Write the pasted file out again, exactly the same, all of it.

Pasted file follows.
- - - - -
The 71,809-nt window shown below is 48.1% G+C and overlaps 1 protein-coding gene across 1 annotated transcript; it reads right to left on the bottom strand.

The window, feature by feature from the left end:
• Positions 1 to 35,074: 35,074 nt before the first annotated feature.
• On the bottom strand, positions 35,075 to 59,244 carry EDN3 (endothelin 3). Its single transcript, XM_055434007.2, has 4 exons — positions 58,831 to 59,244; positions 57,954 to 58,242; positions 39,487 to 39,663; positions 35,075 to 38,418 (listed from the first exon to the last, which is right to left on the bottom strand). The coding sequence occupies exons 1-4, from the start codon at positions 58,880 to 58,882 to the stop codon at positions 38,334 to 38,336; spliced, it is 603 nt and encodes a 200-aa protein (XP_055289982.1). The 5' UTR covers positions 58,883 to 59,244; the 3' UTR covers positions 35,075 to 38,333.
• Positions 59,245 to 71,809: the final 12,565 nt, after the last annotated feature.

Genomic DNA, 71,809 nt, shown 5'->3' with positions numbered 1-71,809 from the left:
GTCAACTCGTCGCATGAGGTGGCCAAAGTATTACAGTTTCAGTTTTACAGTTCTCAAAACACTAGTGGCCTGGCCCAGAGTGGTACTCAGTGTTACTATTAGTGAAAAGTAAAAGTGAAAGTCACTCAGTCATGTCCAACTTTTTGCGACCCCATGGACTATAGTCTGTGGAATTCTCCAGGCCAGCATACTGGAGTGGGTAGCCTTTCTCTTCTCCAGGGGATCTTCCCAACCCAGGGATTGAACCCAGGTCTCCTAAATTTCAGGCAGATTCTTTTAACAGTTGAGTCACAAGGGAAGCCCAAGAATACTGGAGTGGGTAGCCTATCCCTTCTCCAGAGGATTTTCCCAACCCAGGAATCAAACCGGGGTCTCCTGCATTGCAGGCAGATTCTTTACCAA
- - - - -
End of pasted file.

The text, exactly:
The 71,809-nt window shown below is 48.1% G+C and overlaps 1 protein-coding gene across 1 annotated transcript; it reads right to left on the bottom strand.

The window, feature by feature from the left end:
• Positions 1 to 35,074: 35,074 nt before the first annotated feature.
• On the bottom strand, positions 35,075 to 59,244 carry EDN3 (endothelin 3). Its single transcript, XM_055434007.2, has 4 exons — positions 58,831 to 59,244; positions 57,954 to 58,242; positions 39,487 to 39,663; positions 35,075 to 38,418 (listed from the first exon to the last, which is right to left on the bottom strand). The coding sequence occupies exons 1-4, from the start codon at positions 58,880 to 58,882 to the stop codon at positions 38,334 to 38,336; spliced, it is 603 nt and encodes a 200-aa protein (XP_055289982.1). The 5' UTR covers positions 58,883 to 59,244; the 3' UTR covers positions 35,075 to 38,333.
• Positions 59,245 to 71,809: the final 12,565 nt, after the last annotated feature.

Genomic DNA, 71,809 nt, shown 5'->3' with positions numbered 1-71,809 from the left:
GTCAACTCGTCGCATGAGGTGGCCAAAGTATTACAGTTTCAGTTTTACAGTTCTCAAAACACTAGTGGCCTGGCCCAGAGTGGTACTCAGTGTTACTATTAGTGAAAAGTAAAAGTGAAAGTCACTCAGTCATGTCCAACTTTTTGCGACCCCATGGACTATAGTCTGTGGAATTCTCCAGGCCAGCATACTGGAGTGGGTAGCCTTTCTCTTCTCCAGGGGATCTTCCCAACCCAGGGATTGAACCCAGGTCTCCTAAATTTCAGGCAGATTCTTTTAACAGTTGAGTCACAAGGGAAGCCCAAGAATACTGGAGTGGGTAGCCTATCCCTTCTCCAGAGGATTTTCCCAACCCAGGAATCAAACCGGGGTCTCCTGCATTGCAGGCAGATTCTTTACCAA